The European Health Economics Association has been going for a few years now, but this is the first EuHEA conference I’ve been able to attend; happily, in Barcelona. The ‘student-supervisor’ conference has a slight adjustment to the classic HESG format. A student (or early career researcher) submits a full paper and ideally attends with their supervisor as a joint delegate. The student presents on their own paper (for 30 minutes). Then, the student’s paper is discussed by another student’s supervisor (for 10 minutes) before opening discussion to the floor (for 10 minutes). It’s a great idea, and the focus really is on providing valuable feedback to the student.
Welcoming though HESG is, the idea of being on a level playing field with people whose work you’ve just spent a Master’s year learning about might be a bit daunting. At the EuHEA student-supervisor conference you’re in it with other PhD students. Another difference from HESG is that the papers weren’t shared with delegates in advance. This caused a bit of a fuss with some people, but I can see how students might be more comfortable with that. Unfortunately the abstracts weren’t available either, so there was some guesswork involved in the selection of sessions. I like to think that’s why my own session had a low turnout – if only people had seen my abstract they’d have been clambering to join us.
Andrew Jones, EuHEA president, gave the opening lecture on the subject of ‘going beyond the mean in health economic analysis’. It was an informative talk that related to a paper I covered in a recent journal round-up. For me, it set up the theme that ran through the whole conference. How can we better acknowledge patient heterogeneity in health economics, both in economic evaluation and in econometric analysis?
There were 13 sessions in total (I attended them all – what a hero), plus 20 electronic posters. There were few clashes for me, so it’s 10/10 for scheduling. As per my current interests, I attended a lot of sessions about screening and about individual risk and heterogeneity. Here I’ll just touch on some of those papers. To the people who don’t get a mention: this is by no means a judgment of your session!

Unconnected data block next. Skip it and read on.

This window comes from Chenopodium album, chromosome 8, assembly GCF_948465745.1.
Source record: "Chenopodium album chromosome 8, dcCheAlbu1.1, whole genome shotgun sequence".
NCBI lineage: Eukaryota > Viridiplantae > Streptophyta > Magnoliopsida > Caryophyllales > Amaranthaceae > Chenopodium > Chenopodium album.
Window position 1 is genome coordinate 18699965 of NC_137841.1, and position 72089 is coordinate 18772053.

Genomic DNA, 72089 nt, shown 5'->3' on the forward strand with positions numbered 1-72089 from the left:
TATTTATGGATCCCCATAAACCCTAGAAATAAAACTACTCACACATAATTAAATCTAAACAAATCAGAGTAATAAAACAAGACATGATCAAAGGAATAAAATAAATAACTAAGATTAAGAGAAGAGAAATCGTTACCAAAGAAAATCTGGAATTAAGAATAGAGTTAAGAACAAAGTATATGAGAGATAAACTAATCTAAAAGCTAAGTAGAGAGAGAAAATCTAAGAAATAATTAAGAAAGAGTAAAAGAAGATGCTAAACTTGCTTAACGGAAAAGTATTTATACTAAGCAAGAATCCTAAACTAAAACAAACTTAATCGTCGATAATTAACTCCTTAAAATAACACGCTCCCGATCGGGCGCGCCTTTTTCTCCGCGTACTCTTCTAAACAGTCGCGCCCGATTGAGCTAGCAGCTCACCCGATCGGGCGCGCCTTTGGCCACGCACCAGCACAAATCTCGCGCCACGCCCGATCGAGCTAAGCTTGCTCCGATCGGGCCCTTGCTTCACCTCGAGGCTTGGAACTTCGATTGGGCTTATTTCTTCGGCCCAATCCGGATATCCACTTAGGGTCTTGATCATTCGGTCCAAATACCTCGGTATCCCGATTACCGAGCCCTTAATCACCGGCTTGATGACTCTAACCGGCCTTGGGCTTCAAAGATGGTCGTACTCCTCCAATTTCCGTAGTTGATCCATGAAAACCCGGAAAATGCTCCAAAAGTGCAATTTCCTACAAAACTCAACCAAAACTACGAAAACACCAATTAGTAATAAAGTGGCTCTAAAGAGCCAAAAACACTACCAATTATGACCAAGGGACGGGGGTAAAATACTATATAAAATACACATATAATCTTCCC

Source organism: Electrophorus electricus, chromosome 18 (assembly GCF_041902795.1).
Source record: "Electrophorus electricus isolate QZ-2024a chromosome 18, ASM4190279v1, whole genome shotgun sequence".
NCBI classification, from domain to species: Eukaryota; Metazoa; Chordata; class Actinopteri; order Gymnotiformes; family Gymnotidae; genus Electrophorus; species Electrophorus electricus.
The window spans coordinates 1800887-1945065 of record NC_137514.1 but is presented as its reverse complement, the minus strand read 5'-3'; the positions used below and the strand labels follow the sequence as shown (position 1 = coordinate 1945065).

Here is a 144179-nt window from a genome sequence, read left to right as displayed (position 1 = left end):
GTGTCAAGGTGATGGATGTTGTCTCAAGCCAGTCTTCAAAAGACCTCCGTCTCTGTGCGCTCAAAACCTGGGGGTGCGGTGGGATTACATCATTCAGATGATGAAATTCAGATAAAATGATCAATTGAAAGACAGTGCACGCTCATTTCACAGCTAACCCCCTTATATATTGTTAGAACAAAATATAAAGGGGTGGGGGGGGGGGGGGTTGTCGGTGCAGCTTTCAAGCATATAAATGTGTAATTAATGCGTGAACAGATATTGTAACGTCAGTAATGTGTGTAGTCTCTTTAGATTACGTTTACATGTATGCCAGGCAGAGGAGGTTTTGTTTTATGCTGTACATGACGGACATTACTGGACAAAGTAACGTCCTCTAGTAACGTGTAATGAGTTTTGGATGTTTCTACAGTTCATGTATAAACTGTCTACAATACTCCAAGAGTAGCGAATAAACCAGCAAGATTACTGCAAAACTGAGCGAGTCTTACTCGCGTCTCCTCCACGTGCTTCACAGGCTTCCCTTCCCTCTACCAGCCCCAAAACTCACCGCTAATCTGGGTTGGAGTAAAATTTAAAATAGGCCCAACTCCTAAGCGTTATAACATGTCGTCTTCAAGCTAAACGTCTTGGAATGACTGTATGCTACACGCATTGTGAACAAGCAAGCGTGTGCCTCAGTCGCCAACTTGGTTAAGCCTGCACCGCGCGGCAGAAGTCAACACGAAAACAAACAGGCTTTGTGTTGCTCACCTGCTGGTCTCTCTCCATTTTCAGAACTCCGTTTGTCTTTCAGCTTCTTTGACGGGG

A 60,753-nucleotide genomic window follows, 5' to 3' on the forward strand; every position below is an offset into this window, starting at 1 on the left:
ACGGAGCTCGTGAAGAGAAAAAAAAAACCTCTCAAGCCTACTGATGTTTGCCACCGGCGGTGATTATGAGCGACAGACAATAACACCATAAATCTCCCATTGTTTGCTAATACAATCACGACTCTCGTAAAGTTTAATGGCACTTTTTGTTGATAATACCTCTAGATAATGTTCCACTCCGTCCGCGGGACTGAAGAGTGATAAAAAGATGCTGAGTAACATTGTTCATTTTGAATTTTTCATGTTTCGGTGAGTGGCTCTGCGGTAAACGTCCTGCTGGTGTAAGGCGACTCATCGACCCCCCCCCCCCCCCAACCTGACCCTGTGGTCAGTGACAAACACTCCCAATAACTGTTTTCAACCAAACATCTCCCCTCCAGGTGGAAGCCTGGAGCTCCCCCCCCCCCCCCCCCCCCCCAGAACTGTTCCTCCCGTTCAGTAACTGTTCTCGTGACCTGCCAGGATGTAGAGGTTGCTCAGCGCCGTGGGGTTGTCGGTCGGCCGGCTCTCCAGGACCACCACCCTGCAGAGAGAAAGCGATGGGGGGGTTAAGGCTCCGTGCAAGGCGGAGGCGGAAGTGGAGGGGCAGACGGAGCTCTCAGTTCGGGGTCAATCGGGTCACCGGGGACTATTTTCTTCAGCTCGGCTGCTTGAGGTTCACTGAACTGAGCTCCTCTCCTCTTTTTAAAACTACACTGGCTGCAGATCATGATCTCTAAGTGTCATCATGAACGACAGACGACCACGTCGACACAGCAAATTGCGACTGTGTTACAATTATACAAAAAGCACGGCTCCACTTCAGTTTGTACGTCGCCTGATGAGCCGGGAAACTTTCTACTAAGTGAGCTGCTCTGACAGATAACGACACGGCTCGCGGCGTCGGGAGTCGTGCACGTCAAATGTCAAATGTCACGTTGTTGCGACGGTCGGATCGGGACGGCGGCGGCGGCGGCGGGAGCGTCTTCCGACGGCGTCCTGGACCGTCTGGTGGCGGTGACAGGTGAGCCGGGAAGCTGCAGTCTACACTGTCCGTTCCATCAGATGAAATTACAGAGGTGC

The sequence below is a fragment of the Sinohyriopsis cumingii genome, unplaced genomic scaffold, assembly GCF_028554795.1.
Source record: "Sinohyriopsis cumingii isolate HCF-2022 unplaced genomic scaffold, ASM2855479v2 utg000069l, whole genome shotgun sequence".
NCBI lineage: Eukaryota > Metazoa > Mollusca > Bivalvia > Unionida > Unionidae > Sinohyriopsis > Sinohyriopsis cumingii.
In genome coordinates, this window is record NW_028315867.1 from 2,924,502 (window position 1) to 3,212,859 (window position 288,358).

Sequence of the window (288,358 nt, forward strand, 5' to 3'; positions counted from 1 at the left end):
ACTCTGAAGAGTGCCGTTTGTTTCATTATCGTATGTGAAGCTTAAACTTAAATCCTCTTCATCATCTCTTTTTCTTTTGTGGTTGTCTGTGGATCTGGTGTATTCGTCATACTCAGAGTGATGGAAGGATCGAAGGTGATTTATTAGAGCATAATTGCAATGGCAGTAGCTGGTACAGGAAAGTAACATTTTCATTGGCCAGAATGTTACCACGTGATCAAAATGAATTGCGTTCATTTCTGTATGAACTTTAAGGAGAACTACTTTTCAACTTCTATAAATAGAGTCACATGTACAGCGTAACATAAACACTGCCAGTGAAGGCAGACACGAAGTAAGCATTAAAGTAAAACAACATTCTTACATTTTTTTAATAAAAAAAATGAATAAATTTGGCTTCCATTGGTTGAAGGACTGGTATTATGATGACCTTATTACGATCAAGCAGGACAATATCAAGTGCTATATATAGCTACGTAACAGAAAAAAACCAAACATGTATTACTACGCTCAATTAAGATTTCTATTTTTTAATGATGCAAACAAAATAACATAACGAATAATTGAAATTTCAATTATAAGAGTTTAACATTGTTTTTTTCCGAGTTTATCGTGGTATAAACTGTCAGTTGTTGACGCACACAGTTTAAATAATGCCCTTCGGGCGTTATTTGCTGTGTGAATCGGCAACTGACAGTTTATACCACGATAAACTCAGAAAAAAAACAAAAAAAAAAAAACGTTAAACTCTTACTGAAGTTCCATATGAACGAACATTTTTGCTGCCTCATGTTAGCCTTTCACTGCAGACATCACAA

I was a bit worried about the first session, with a paper by Anna Donten. The title suggested that Anna was tackling the same decision problem as me, but in a much smarter way. In fact, we are tackling the same decision problem – that is, the optimisation of risk-based screening – just in very different ways (phew!). Jonathan Sicsic presented his paper on women’s preferences for breast cancer screening, with findings that suggested women would be willing to accept a lot of false-positives to save a life. This suggests that much-maligned mammography programmes might be preferred by women despite overdiagnosis.
Day 2 started with Léontine Goldzahl presenting a paper on a trial of some nudging techniques – such as changing the format of invitation letters – designed to improve uptake of breast cancer screening. The study found a lack of treatment effect. My session was up next, in which I presented the development of a model evaluating risk-based screening for diabetic retinopathy. Jason Madan provided an excellent discussion with plenty of suggestions that will be incorporated into my analysis. As I say, I saw a low turnout, but it was quality over quantity and I got some good feedback. Unfortunately the poster session after lunch didn’t really work. Poster presenters gave a brief discussion of their paper, but the presenters were too close together and it was difficult to hear. It was also about 40°C in the room. Later, Johanna Kokot presented an interesting study on whether a spouse’s health shock can influence their partner’s risk preferences. From the panel data used, the results seemed to suggest that, for over 65s, the answer was yes. This was the kind of study for which every answer lead to another question, so it made for excellent conference fodder. Day 2 ended with dinner with a view at Xalet de Montjuïc, followed by
one too many drinks at Café del Mar.
After a run to the top of a nearby hill with an awesome panorama, day 3 started with the best graveyard slot session I have ever attended. Turnout was good and discussion ensued. Coen van de Kraats was presenting his paper on mental health disparities over the life cycle for different socioeconomic groups, and his attempt to reengineer the Grossman model to factor-in employment status. Next up was Maria Ana Matias on a similar note, presenting the development of a theoretical model to aid the evaluation of payment mechanisms to reduce treatment non-compliance in mental health. It was an interesting model, which I suggested could probably be extended to increasing treatment coverage (a similar but bigger problem). The conference closed (for me) with Amira El-Houderi presenting a cost-utility analysis of HPV vaccination in Morocco, discussing the challenges of conducting a modelling study in the context of a lower middle income country.
All in all a good conference. I would have liked to have seen the abstracts in advance, if not the papers. And the ratio of presentation to discussion was a bit high for me. But maybe I’m just enamoured of the church of HESG. In a lunchtime conversation with some movers and shakers, the idea came up of adding some training sessions to the conference. This would be brilliant for future meetings and could really set the conference apart from alternatives. Health economics PhD students have very few affordable training opportunities. Having a day or even half a day of parallel training sessions before the conference would be really valuable. The venue for the next student-supervisor conference is yet to be decided. Even if it isn’t in sunny Spain (St Petersburg, anyone?), I hope I can make it.
Photo credit: Miquel Llonch (CC BY 3.0)